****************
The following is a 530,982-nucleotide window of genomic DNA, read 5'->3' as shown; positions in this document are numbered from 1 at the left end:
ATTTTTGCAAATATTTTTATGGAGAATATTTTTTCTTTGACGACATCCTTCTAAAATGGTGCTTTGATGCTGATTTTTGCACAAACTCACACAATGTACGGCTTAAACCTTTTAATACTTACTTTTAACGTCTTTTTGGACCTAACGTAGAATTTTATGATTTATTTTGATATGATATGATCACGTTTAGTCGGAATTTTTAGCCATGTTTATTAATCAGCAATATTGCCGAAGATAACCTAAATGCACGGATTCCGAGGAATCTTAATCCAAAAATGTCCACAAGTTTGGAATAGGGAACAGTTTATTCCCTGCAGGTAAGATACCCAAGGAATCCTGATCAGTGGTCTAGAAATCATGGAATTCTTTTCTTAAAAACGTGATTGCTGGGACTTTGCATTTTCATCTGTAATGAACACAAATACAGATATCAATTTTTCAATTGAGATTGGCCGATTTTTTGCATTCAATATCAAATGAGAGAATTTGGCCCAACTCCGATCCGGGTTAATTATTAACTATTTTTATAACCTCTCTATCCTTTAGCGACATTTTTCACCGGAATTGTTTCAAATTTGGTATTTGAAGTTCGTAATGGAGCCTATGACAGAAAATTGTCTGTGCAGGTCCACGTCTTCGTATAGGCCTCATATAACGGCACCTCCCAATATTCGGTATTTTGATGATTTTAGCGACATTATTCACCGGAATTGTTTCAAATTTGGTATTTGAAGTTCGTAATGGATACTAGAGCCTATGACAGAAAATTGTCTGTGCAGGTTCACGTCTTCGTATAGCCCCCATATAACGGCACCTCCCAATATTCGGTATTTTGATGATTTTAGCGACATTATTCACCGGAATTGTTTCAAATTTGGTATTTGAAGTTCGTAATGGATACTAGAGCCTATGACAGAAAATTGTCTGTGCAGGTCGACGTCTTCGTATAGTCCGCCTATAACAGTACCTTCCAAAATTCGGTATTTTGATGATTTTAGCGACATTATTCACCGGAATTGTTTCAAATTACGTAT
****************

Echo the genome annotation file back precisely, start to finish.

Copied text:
The following is a 530,982-nucleotide window of genomic DNA, read 5'->3' as shown; positions in this document are numbered from 1 at the left end:
ATTTTTGCAAATATTTTTATGGAGAATATTTTTTCTTTGACGACATCCTTCTAAAATGGTGCTTTGATGCTGATTTTTGCACAAACTCACACAATGTACGGCTTAAACCTTTTAATACTTACTTTTAACGTCTTTTTGGACCTAACGTAGAATTTTATGATTTATTTTGATATGATATGATCACGTTTAGTCGGAATTTTTAGCCATGTTTATTAATCAGCAATATTGCCGAAGATAACCTAAATGCACGGATTCCGAGGAATCTTAATCCAAAAATGTCCACAAGTTTGGAATAGGGAACAGTTTATTCCCTGCAGGTAAGATACCCAAGGAATCCTGATCAGTGGTCTAGAAATCATGGAATTCTTTTCTTAAAAACGTGATTGCTGGGACTTTGCATTTTCATCTGTAATGAACACAAATACAGATATCAATTTTTCAATTGAGATTGGCCGATTTTTTGCATTCAATATCAAATGAGAGAATTTGGCCCAACTCCGATCCGGGTTAATTATTAACTATTTTTATAACCTCTCTATCCTTTAGCGACATTTTTCACCGGAATTGTTTCAAATTTGGTATTTGAAGTTCGTAATGGAGCCTATGACAGAAAATTGTCTGTGCAGGTCCACGTCTTCGTATAGGCCTCATATAACGGCACCTCCCAATATTCGGTATTTTGATGATTTTAGCGACATTATTCACCGGAATTGTTTCAAATTTGGTATTTGAAGTTCGTAATGGATACTAGAGCCTATGACAGAAAATTGTCTGTGCAGGTTCACGTCTTCGTATAGCCCCCATATAACGGCACCTCCCAATATTCGGTATTTTGATGATTTTAGCGACATTATTCACCGGAATTGTTTCAAATTTGGTATTTGAAGTTCGTAATGGATACTAGAGCCTATGACAGAAAATTGTCTGTGCAGGTCGACGTCTTCGTATAGTCCGCCTATAACAGTACCTTCCAAAATTCGGTATTTTGATGATTTTAGCGACATTATTCACCGGAATTGTTTCAAATTACGTAT